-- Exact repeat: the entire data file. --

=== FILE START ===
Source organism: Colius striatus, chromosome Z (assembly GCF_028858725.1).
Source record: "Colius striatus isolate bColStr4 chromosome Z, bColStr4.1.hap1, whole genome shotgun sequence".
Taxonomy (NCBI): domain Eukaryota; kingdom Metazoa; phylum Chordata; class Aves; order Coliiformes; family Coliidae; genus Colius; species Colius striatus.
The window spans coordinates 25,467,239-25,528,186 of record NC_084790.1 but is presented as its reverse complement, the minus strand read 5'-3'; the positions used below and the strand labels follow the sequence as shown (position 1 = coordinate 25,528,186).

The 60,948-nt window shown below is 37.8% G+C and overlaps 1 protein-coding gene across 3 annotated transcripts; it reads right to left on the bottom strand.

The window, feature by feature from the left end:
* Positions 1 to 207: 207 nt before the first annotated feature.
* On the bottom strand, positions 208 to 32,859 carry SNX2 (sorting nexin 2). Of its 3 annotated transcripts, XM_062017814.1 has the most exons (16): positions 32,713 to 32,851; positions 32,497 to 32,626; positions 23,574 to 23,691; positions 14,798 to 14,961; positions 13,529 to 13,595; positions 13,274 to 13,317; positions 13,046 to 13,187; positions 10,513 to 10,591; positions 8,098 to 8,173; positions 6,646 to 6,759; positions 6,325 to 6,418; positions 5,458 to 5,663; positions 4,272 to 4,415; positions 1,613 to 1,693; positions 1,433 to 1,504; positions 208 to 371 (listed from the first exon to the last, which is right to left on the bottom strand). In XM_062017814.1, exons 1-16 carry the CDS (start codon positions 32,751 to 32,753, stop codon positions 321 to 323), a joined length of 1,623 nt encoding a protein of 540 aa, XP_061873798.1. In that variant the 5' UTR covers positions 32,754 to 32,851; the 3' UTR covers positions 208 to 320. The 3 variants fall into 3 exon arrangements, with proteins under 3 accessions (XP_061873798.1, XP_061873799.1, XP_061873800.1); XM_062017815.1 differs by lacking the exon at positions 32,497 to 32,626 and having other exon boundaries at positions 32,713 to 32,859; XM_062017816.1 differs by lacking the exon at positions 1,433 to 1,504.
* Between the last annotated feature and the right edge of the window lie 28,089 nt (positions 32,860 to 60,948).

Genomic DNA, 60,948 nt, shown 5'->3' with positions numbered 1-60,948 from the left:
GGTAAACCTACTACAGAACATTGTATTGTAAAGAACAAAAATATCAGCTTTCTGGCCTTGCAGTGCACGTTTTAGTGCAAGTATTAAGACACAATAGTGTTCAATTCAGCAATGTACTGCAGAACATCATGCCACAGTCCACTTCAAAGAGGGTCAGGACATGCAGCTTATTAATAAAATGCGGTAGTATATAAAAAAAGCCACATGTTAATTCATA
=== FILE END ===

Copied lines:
Source organism: Colius striatus, chromosome Z (assembly GCF_028858725.1).
Source record: "Colius striatus isolate bColStr4 chromosome Z, bColStr4.1.hap1, whole genome shotgun sequence".
Taxonomy (NCBI): domain Eukaryota; kingdom Metazoa; phylum Chordata; class Aves; order Coliiformes; family Coliidae; genus Colius; species Colius striatus.
The window spans coordinates 25,467,239-25,528,186 of record NC_084790.1 but is presented as its reverse complement, the minus strand read 5'-3'; the positions used below and the strand labels follow the sequence as shown (position 1 = coordinate 25,528,186).

The 60,948-nt window shown below is 37.8% G+C and overlaps 1 protein-coding gene across 3 annotated transcripts; it reads right to left on the bottom strand.

The window, feature by feature from the left end:
* Positions 1 to 207: 207 nt before the first annotated feature.
* On the bottom strand, positions 208 to 32,859 carry SNX2 (sorting nexin 2). Of its 3 annotated transcripts, XM_062017814.1 has the most exons (16): positions 32,713 to 32,851; positions 32,497 to 32,626; positions 23,574 to 23,691; positions 14,798 to 14,961; positions 13,529 to 13,595; positions 13,274 to 13,317; positions 13,046 to 13,187; positions 10,513 to 10,591; positions 8,098 to 8,173; positions 6,646 to 6,759; positions 6,325 to 6,418; positions 5,458 to 5,663; positions 4,272 to 4,415; positions 1,613 to 1,693; positions 1,433 to 1,504; positions 208 to 371 (listed from the first exon to the last, which is right to left on the bottom strand). In XM_062017814.1, exons 1-16 carry the CDS (start codon positions 32,751 to 32,753, stop codon positions 321 to 323), a joined length of 1,623 nt encoding a protein of 540 aa, XP_061873798.1. In that variant the 5' UTR covers positions 32,754 to 32,851; the 3' UTR covers positions 208 to 320. The 3 variants fall into 3 exon arrangements, with proteins under 3 accessions (XP_061873798.1, XP_061873799.1, XP_061873800.1); XM_062017815.1 differs by lacking the exon at positions 32,497 to 32,626 and having other exon boundaries at positions 32,713 to 32,859; XM_062017816.1 differs by lacking the exon at positions 1,433 to 1,504.
* Between the last annotated feature and the right edge of the window lie 28,089 nt (positions 32,860 to 60,948).

Genomic DNA, 60,948 nt, shown 5'->3' with positions numbered 1-60,948 from the left:
GGTAAACCTACTACAGAACATTGTATTGTAAAGAACAAAAATATCAGCTTTCTGGCCTTGCAGTGCACGTTTTAGTGCAAGTATTAAGACACAATAGTGTTCAATTCAGCAATGTACTGCAGAACATCATGCCACAGTCCACTTCAAAGAGGGTCAGGACATGCAGCTTATTAATAAAATGCGGTAGTATATAAAAAAAGCCACATGTTAATTCATA